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Country Music's 'Money Shot': The Boys at War

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In his provocative look at Country Music and the war, Jon Caramanica explores how "the image of the melancholy soldier has become country music's money shot."


June 22, 2004  |  Last month wasNational Military Appreciation Month, and in anticipation of the event, Orange, Calif., high school freshman Shauna Fleming decided she needed too do something. She settled, as eager, civic-minded teens sometimes do, on a letter-writing drive. The campaign, titled A Million Thanks, has to date collected almost 600,000 notes of encouragement and support for disbursement to American troops overseas and here at home.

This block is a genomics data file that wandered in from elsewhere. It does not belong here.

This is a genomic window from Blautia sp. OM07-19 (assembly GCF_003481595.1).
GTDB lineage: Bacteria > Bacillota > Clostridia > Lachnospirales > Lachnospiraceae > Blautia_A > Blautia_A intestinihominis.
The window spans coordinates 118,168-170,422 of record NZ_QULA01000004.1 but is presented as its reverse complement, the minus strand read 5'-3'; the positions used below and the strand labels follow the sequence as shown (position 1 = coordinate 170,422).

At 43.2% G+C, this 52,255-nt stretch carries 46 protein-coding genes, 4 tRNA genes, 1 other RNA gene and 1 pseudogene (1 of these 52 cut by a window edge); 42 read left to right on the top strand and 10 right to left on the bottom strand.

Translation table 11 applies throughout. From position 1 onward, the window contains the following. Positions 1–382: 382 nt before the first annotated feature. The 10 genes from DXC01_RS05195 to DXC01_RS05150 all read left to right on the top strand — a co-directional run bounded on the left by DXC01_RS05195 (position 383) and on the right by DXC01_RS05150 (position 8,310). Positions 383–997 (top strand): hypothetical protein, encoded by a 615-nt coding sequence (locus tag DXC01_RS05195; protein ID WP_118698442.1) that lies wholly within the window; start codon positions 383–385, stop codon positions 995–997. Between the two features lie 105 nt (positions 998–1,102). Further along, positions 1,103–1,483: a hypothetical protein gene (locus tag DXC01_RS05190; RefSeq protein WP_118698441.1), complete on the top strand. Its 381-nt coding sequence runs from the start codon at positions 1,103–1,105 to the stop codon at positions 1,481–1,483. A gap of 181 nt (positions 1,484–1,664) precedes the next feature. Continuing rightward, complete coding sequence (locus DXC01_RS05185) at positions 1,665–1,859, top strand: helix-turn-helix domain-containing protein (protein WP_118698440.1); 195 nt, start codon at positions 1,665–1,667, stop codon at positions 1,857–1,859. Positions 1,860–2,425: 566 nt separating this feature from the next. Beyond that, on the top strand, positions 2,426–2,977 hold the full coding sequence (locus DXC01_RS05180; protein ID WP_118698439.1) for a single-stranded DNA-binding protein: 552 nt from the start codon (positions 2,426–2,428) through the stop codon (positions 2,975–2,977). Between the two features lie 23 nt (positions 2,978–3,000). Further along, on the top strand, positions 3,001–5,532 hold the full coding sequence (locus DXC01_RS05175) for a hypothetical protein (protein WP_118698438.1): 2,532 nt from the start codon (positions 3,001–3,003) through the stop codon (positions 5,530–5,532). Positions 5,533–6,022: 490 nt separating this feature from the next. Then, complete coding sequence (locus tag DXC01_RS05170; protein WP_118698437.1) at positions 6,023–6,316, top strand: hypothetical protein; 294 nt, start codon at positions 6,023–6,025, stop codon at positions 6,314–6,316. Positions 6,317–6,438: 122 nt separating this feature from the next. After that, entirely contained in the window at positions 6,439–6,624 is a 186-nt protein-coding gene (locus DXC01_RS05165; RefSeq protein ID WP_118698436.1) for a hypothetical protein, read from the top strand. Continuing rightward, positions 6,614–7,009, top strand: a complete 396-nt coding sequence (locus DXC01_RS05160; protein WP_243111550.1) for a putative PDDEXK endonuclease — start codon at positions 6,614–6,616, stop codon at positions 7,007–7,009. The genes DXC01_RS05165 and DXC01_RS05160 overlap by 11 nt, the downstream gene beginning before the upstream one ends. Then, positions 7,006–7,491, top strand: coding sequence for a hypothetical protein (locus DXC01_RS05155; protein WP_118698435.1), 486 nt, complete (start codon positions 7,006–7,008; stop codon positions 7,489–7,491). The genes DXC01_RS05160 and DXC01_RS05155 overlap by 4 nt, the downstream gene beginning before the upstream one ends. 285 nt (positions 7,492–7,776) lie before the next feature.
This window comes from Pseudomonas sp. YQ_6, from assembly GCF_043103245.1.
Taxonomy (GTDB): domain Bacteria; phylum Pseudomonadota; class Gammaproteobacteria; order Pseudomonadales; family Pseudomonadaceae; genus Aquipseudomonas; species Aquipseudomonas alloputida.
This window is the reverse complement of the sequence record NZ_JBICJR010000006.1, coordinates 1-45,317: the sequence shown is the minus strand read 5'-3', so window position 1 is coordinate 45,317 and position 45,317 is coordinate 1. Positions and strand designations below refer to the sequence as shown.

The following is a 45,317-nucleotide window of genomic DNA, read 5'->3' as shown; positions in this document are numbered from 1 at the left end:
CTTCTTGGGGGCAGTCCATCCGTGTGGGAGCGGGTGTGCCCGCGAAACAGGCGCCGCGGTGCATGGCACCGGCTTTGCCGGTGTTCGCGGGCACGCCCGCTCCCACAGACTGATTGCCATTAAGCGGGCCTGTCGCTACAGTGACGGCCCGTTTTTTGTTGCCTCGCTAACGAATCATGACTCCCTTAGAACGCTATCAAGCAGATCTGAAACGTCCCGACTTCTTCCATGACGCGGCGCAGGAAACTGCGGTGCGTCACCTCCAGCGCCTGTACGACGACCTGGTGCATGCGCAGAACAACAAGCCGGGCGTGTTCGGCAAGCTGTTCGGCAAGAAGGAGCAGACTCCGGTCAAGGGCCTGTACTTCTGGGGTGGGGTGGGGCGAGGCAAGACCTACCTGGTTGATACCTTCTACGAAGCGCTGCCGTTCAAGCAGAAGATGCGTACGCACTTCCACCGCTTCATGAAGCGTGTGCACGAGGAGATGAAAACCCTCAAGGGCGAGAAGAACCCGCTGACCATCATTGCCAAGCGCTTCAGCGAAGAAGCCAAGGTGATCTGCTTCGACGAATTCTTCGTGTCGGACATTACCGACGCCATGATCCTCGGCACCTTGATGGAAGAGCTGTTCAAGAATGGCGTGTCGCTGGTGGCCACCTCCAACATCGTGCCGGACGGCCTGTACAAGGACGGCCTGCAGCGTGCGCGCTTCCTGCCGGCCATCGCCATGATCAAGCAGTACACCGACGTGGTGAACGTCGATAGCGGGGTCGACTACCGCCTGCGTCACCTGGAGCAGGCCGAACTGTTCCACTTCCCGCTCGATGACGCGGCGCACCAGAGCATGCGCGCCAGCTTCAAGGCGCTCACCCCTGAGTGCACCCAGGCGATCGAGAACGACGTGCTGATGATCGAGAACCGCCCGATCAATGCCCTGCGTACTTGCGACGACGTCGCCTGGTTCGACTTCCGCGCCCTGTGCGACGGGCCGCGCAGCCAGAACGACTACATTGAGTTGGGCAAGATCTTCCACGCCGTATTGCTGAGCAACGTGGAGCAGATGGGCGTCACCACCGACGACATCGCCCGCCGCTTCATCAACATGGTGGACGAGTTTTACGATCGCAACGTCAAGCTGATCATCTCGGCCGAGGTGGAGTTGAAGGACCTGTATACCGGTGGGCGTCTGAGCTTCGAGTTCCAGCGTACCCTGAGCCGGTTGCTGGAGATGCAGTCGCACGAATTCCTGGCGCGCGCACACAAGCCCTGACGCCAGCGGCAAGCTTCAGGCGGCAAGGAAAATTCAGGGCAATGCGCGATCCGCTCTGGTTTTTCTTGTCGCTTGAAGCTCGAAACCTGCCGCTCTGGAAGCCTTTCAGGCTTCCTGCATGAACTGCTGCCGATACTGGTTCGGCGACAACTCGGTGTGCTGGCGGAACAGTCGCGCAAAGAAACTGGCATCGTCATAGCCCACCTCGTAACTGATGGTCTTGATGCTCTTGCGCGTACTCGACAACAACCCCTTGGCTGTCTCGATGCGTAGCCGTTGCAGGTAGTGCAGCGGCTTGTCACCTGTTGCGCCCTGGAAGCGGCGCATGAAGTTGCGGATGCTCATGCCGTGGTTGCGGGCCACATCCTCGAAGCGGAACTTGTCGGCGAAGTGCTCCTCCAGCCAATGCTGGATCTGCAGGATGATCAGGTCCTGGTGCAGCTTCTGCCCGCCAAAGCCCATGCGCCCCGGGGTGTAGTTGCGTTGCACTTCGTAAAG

Think of it as an Amnesty International movement for prisoners of politics, as opposed to political prisoners.

Fleming was inspired in part by a song and video that had just begun to grab attention, John Michael Montgomery's "Letters From Home." The song is No. 2 on the Billboard country music singles chart right now, and in heavy rotation on the two country music video stations, CMT and GAC. The lyrics document three letters to a soldier penned by people he's left behind: first, his warm-hearted mother, then his lonely girlfriend and, finally, his stoic father. The accompanying video culminates in what has emerged as a country music video money shot: the melancholy soldier.

You can read the full story at Salon.com after viewing a short ad:



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